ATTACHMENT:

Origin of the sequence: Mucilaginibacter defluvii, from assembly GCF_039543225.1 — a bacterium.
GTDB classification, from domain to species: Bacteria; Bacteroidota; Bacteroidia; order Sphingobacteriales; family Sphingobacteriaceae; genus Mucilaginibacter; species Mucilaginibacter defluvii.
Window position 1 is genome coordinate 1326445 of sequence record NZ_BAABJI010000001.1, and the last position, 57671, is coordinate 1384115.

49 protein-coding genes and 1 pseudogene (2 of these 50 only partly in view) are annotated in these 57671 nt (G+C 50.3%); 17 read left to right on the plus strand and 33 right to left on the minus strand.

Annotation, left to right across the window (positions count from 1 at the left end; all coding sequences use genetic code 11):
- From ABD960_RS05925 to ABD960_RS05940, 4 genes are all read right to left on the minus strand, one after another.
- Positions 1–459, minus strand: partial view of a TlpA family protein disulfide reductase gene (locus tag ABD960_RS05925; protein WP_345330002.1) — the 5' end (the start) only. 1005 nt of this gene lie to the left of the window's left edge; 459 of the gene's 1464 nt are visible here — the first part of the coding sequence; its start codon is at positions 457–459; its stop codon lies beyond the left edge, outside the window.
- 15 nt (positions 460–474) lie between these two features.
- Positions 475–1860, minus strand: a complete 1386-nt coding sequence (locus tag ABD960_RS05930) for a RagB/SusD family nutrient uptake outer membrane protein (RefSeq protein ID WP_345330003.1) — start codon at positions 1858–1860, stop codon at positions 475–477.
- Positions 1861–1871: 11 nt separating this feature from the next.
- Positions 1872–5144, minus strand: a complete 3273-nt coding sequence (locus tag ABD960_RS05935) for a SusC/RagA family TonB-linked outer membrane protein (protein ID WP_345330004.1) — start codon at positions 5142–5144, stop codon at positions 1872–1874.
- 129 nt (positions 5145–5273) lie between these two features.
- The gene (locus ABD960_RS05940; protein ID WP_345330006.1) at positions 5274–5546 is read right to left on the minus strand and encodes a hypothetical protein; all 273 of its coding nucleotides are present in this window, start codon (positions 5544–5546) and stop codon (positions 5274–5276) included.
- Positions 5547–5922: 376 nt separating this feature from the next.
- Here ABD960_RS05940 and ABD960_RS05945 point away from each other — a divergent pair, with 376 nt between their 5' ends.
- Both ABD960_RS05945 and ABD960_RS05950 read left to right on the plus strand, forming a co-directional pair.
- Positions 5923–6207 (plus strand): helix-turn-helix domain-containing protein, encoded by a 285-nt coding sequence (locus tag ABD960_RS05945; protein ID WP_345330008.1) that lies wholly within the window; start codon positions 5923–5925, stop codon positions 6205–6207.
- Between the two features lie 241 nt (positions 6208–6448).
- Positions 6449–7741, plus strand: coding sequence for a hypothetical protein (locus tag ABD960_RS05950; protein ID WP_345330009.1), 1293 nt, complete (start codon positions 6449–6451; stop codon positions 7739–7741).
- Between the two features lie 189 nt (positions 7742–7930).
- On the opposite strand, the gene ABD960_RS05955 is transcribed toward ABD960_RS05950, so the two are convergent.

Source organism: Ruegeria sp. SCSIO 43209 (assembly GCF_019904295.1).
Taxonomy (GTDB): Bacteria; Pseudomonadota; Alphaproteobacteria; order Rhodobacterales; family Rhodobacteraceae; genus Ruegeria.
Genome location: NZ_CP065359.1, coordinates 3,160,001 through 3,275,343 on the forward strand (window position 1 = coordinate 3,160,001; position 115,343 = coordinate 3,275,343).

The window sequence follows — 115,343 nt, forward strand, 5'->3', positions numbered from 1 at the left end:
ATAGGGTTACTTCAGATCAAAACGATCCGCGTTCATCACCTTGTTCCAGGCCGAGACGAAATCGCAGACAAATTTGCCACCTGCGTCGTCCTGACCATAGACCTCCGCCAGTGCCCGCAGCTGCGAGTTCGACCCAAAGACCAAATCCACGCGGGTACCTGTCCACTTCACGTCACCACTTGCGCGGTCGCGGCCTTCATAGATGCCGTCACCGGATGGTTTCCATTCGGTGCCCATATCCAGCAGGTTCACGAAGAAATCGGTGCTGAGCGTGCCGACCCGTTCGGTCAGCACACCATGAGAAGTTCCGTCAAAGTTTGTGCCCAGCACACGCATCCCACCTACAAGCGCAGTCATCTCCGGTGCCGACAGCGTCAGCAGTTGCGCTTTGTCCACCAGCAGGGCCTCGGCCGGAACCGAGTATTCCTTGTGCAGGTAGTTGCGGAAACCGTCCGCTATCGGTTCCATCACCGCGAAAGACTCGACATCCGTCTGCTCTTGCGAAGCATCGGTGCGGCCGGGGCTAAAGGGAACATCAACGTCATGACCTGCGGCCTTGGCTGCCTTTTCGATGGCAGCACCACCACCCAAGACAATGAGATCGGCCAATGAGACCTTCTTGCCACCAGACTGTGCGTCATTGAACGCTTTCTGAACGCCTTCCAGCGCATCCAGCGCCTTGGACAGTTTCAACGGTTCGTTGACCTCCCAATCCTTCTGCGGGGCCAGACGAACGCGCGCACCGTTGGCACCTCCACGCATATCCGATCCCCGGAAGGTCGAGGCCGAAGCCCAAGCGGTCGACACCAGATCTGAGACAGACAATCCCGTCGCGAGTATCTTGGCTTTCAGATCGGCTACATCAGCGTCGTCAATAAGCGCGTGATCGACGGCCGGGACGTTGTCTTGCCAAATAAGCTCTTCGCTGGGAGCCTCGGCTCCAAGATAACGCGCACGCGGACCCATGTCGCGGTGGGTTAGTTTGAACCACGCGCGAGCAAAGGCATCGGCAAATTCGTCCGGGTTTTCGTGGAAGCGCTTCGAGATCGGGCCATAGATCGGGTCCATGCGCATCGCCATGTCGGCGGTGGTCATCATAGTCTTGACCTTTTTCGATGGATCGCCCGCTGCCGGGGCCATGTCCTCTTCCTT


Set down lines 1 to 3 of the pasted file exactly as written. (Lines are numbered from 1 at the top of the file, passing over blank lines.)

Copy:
Origin of the sequence: Mucilaginibacter defluvii, from assembly GCF_039543225.1 — a bacterium.
GTDB classification, from domain to species: Bacteria; Bacteroidota; Bacteroidia; order Sphingobacteriales; family Sphingobacteriaceae; genus Mucilaginibacter; species Mucilaginibacter defluvii.
Window position 1 is genome coordinate 1326445 of sequence record NZ_BAABJI010000001.1, and the last position, 57671, is coordinate 1384115.